Nearby eats: Bole Ethiopian Cuisine moved to the area recently. Gabe’s Bar & Kitchen is a neighborhood eatery and Half Time Rec is a dive bar with good burgers. (Trivia: The door at Half Time was featured in the 1993 Minnesota-set movie “Grumpy Old Men.”)

Ngon Bistro

Ethnic eats on University Avenue: Busy, eclectic University Avenue in St. Paul is a roadway paved with ethnic restaurants. The metro is home to the largest concentration of Hmong in the United States, so you’ll find plenty of Southeast Asian-influenced eateries here. 

Favorites are iPho by Saigon (with a bahn mi sandwich takeout area just inside the door), Ngon Vietnamese Bistro, On’s Kitchen (Thai), Cheng Heng (Cambodian) and Marc Heu Patisserie Paris (amazing croissants). If you don’t feel like driving, hop on and off the Green Line Light Rail that travels the street; start at the state Capitol and take a tour of the building. 

Work that food off with a stroll among the historic homes on Summit Avenue, just about a dozen blocks south of University Avenue. Of the street’s original 440 homes, 373 remain; you’ll see a variety of architectural styles, including the nation’s longest preserved stretch of Victorian-era homes. 

Summit Avenue

The James J. Hill House is a historic mansion to tour, with a definite “Downton Abbey” vibe. It’s a 4.5-mile-long street, so a recommended start is the Hill House at 240 Summit Ave. Nearby Cathedral of St. Paul is an impressive place to visit, as well. 

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Still Hungry?

The classics: St. Paul has many longtime restaurants. Check out Mancini’s Char House (don’t overload on the tasty garlic bread, which is irresistible), DeGidio’s (the red sauce has many fans), the Lexington (with a fine rooftop patio), and St. Paul Grill (located in the historic St. Paul Hotel—the chicken pot pie is a favorite).

Juicy Lucy

Juicy Lucys: The Twin Cities are known for the “Juicy Lucy,” a hamburger with molten cheese inside. Though Matt’s Bar in Minneapolis is commonly considered the home of the burger, you can sample the cheese-oozing delicacy in St. Paul; top spots include Groveland Tap, Bennett’s Chop and Railhouse, Shamrocks and the Nook (which is attached to a bowling alley, just because).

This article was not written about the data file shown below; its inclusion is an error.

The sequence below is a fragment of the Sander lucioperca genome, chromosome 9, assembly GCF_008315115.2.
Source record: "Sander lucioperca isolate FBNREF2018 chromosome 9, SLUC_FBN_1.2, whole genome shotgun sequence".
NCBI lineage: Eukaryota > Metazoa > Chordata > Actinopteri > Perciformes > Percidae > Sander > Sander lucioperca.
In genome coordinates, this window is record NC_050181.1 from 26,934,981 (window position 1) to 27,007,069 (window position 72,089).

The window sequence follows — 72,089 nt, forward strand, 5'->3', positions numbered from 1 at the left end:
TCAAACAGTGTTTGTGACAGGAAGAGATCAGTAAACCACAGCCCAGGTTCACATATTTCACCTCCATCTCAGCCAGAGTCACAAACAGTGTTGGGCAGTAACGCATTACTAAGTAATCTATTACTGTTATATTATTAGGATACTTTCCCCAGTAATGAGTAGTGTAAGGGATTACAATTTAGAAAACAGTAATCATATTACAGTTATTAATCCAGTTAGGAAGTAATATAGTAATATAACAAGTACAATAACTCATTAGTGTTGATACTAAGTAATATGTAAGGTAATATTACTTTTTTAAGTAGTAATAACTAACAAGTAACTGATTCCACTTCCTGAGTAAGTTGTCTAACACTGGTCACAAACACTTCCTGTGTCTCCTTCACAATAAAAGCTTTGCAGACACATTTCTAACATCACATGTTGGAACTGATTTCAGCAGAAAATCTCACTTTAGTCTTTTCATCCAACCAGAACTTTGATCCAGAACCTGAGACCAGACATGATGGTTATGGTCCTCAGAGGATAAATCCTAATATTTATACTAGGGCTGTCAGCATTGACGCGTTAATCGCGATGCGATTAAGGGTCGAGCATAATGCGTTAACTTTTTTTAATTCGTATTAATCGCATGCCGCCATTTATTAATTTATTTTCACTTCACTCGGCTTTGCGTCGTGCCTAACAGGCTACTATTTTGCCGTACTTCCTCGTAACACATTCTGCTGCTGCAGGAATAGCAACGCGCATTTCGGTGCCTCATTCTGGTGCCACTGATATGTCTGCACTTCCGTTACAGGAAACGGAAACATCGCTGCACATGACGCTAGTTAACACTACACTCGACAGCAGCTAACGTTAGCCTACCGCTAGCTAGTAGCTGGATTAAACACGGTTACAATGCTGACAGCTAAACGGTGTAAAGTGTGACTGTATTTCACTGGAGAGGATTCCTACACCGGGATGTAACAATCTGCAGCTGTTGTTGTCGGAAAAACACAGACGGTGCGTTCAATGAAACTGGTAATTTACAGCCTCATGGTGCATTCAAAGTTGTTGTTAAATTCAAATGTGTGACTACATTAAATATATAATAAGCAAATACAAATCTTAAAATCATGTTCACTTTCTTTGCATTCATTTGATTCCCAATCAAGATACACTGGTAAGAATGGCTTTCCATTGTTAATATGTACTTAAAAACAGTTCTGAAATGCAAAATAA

Fair fare: And if you didn’t get enough cheese curds at the Iowa State Fair, come on back in late August (just after the Iowa State Fair) for the Minnesota State Fair, Aug. 25-Sept. 5

If It’s Raining: Museums, Museums, Museums

Like Des Moines, St. Paul’s science and history museums are worth a visit.

For something you can’t get in Central Iowa, check out the Bell Museum of Natural History. Part of the University of Minnesota, the Bell is celebrating 150 years in 2022. It features plenty of hands-on activities for kids and a planetarium. The Bell is known for its terrific nature dioramas, which show animals—wolves, moose, cranes, elk—in natural settings in habitats from across the state. The centerpiece is a life-size woolly mammoth in an Ice Age setting (

Here’s what you’ll find at some of the other St. Paul museums:

Science Museum of Minnesota: Downtown along the Mississippi River, this museum features a giant astronaut floating above a stairwell, dinosaurs and fossils, experiments to try, and an amazing omnitheater (

Minnesota History Center: Current exhibits include a look at Minnesota’s Native communities, the 1930s with Minnesota’s Greatest Generation, and a weather exhibit that lets visitors experience what it feels like to ride out a tornado in a basement (

Minnesota Children’s Museum: Three floors of activities and exhibits let kids play in a pretend town; climb up a mesh structure and take a giant slide down; and build, create and experiment in different areas. There are also special exhibits throughout the year (

Kathy Berdan is a former Des Moines Register reporter and St. Paul Pioneer Press arts and entertainment editor who lives in St. Paul.